Nasadiya Sukta : The hymn of creation – Part 1

The dark cosmic water
The dark cosmic water

The Prelude of Nasadiya Sukta

Nasadiya sukta is the 129th sukta (section) of the 10th mandala (Chapter) of Rig-Veda. Though it is the ending chapter of this most ancient scripture it talks about the beginning of all. It springs up few very basic and obvious questions about the origin of this creation and also tries to answer those. The rishis (seers: people who have seen the truth behind everything– Authors note) of that time tried to dive deep into the mystery of creation and was overwhelmed by the paradoxical outcome of their search.

Here in this article, I would let myself to reinvent or rather re-decipher the truth that has been documented in Nasadiya sukta and shares those to my readers.

The subject is a bit complex and demands concentrated interest to grasp the whole concept of non-causal creation.

This article contributes to the pool of write-ups those are written with a purpose to enrich and broadcast the culminating perceptions of Indian philosophers.

I have segregated this article into two separate write-ups. The nasadiya sukta consists of seven sholaks. The current article shall discuss over the first three shlokas (subsections). The second part shall discuss on the rest of it.

The Description

 

Nasadiya sukta - The hymn for creation
Nasadiya sukta – The hymn for creation, first shloka

nāsad āsīn no sad āsīt tadānīṁ nāsīd rajo no vyomā paro yat |
kim āvarīvaḥ kuha kasya śarmann ambhaḥ kim āsīd gahanaṁ gabhīram || 1 ||

The very first description in the Nasadiya sukta starts with a paradox. In our mundane world; we can think of two states of anything tangible or intangible.

The first one is of its existence or its non-existence. A horn on a donkey’s forehead is non-existing because it never happened to be like this. Nobody has seen it neither it is recorded anywhere. The existence we know because we can see or feel it through our senses.

The rishis states in Nasadiya sukta’s first line that; then there was the absence of neither nothingness nor existence. The contradiction of this statement surpasses all thoughtful frameworks of this creation. We can understand the lack of existence but how can the absence of non-existence. This is something which is beyond human intellect because it does not fall into our known scientific model.

In the next instance; it says that there was not even air or matter (rajo: Its literal meaning is dust but its contextual meaning is particle or matter – Authors note). There was even the absence of space (vyomā). If there an absence of space then there must be an absence of time as space-time build up the tapestry of creation and its relative existence.

So we actually get a picture (ironically) where nothing existed; nor even the existence itself. It talks about a state; which is out of the scope of our wildest imaginations.

Next; the seer ask the obvious questions; who was covering the all? Where was its location then? What was that; taking shelter inside the cosmic waters which were incredibly dense and had unfathomable depth?

So it was pitch black and the depth of it can’t be measured. But it is clear through the question that there was something hidden within this dark and impenetrable cosmic water. It had no identity and nor it had any firm at that moment.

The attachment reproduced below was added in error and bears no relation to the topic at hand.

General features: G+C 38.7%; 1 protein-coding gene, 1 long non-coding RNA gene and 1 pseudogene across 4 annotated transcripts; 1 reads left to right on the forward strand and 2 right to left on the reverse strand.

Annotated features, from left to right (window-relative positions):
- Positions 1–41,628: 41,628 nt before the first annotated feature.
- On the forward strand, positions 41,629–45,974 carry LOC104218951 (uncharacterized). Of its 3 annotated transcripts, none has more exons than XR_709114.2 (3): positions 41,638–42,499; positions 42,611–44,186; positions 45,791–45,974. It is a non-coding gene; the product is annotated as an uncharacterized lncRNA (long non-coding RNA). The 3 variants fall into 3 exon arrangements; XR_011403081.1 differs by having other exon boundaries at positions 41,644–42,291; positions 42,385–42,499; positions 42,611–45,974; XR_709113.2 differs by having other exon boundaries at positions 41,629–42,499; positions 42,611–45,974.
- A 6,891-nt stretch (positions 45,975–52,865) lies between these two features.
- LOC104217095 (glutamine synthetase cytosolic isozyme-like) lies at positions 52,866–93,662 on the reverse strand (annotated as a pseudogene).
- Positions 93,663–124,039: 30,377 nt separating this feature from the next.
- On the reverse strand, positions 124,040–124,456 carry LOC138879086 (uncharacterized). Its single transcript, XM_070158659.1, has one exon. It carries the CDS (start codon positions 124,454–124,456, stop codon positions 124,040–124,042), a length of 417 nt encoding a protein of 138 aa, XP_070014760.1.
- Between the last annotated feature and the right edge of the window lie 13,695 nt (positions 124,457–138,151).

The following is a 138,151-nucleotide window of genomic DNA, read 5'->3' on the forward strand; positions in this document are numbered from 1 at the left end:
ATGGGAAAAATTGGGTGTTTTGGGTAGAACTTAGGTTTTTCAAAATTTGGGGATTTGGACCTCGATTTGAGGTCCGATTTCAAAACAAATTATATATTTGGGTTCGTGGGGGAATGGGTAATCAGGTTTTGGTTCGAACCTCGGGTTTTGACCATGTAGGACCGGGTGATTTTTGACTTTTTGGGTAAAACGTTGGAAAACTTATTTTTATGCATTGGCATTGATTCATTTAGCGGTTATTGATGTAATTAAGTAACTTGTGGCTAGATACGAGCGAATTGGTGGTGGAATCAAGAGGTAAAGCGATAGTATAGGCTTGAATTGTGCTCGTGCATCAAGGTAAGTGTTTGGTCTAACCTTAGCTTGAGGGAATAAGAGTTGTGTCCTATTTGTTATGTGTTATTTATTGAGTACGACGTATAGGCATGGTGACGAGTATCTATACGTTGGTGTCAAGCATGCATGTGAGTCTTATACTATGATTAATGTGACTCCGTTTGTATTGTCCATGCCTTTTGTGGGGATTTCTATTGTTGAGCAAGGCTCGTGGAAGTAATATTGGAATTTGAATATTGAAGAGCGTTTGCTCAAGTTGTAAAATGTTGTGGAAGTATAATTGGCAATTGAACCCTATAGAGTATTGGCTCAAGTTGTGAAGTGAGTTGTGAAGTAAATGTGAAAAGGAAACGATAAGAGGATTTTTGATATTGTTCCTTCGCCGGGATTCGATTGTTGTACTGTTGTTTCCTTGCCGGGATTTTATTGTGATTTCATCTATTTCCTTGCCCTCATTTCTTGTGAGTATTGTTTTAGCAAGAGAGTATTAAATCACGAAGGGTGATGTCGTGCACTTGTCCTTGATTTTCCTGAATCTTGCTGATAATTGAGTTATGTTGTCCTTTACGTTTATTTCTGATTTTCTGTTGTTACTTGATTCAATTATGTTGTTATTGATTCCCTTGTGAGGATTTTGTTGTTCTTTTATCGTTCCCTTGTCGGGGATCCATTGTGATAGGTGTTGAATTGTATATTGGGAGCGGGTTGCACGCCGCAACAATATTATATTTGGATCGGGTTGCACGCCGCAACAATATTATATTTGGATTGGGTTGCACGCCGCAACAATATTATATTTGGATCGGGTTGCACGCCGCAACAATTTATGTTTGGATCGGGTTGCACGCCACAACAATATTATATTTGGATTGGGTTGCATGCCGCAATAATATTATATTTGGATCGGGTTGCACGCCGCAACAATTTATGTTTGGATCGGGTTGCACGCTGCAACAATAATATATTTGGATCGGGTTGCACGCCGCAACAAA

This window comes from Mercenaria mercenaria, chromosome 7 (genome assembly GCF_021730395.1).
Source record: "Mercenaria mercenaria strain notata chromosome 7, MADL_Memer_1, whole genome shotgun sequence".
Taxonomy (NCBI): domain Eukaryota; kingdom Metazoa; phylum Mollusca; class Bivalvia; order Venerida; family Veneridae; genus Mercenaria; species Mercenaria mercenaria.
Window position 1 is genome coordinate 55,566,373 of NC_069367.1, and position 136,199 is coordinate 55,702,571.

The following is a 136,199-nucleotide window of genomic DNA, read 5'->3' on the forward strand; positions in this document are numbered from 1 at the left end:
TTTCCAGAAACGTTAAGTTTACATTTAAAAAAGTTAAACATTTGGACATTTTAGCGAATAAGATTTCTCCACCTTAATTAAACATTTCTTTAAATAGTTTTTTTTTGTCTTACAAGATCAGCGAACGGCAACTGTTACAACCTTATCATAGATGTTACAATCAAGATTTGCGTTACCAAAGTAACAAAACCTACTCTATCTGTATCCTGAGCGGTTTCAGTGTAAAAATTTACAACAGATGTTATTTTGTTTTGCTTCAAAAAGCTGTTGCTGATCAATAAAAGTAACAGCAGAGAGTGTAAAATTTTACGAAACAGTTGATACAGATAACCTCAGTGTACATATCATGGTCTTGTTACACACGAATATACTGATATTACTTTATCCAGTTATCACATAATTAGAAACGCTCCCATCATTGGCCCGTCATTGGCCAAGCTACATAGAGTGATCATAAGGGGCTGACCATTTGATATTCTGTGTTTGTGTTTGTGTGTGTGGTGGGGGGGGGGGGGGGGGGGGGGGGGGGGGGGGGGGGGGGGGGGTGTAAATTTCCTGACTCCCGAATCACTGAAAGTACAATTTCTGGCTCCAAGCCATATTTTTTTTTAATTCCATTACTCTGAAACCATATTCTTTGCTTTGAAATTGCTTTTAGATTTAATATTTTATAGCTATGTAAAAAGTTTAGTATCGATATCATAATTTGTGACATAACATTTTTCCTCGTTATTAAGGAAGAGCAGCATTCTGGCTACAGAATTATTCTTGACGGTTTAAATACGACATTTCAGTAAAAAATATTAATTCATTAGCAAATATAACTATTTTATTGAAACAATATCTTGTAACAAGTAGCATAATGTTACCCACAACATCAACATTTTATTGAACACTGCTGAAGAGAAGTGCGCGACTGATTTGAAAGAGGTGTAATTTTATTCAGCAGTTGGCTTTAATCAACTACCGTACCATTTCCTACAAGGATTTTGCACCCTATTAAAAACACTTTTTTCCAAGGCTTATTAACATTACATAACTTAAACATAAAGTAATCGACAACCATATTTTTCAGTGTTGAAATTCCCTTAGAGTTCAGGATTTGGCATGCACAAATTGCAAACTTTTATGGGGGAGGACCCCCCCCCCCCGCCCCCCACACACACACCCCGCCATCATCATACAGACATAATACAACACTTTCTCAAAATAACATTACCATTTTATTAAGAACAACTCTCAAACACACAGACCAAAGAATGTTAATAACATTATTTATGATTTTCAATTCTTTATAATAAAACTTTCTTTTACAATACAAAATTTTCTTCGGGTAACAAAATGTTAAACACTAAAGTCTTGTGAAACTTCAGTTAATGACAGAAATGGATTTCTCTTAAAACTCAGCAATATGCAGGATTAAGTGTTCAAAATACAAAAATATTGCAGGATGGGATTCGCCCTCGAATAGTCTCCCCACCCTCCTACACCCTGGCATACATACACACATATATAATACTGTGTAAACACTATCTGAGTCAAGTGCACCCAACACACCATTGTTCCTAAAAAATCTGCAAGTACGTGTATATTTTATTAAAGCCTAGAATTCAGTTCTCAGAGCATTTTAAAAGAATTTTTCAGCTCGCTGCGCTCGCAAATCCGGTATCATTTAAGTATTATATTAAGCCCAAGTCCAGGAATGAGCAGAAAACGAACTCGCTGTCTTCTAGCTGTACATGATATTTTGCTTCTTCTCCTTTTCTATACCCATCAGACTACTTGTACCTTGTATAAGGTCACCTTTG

The Portrayal Continues

 

Nasadiya sukta - The hymn for creation
Nasadiya sukta – The hymn for creation, second shloka

na mṛtyur āsīd amṛtaṁ na tarhi na rātryā ahna āsīt praketaḥ |
ānīd avātaṁ svadhayā tad ekaṁ tasmād dhānyan na paraḥ kiṁ canāsa || 2 ||

This second sub-section of Nasadiya sukta again starts with a paradox which defies our standard understanding of life and death. We are aware of the fact that organic existence can have two situations; living or death. We are not talking about immortality as our physical laws don’t agree upon everlasting existence.

In this shloka; the seeker declares that there was neither death nor immortality. There was neither the existence of day or night. There was something which was breathing without air and sustaining itself independently. That entity was the only “One” present and there was nothing other than this.

The Final Touch

 

Nasadiya sukta - The hymn for creation
Nasadiya sukta – The hymn for creation, third shloka

tama āsīt tamasā gūl̥ham agre ‘praketaṁ salilaṁ sarvam ā idam |
tucchyenābhv apihitaṁ yad āsīt tapasas tan mahinājāyataikam || 3 ||

In the third subsection (Shloka); the seer again describes the condition of the initial state. They say that then there was absolute darkness wrapped in darkness and nothing can be observed in that unillumined cosmic waters which pervaded the whole. It was then when the “One” emerged which was enclosed by nothing; arose from the depths of emptiness born from the intense power of heat[1].

The Discourse

With this description of the early stage of creation; the rishis gives rise to questions which are not inclined to the classical cause-effect model.

 We logically prove the existence of a creator after seeing the creation because the creation is the effect and the creator is the cause.

But, in Nasadiya sukta, it seems to be misaligned with this concept rather it is actually illustrating an opposite idea disregarding the common belief.

 Here we can see that the creator is emerging from its own creation. Then from where did this creation come from? The creator with a single windless breath came out as an entity which was the only thing enveloping the mysterious “One”.

 We shall discuss more on this in my next article. Stay tuned.

 [1] The heat that was enveloped within the “One” at the moment of creation is known as “Hiranya Garbha” in Sanskrit. It means something which carries an immense form of heat and light (a glow compared to dazzling gold) in its womb. [Authors Note]

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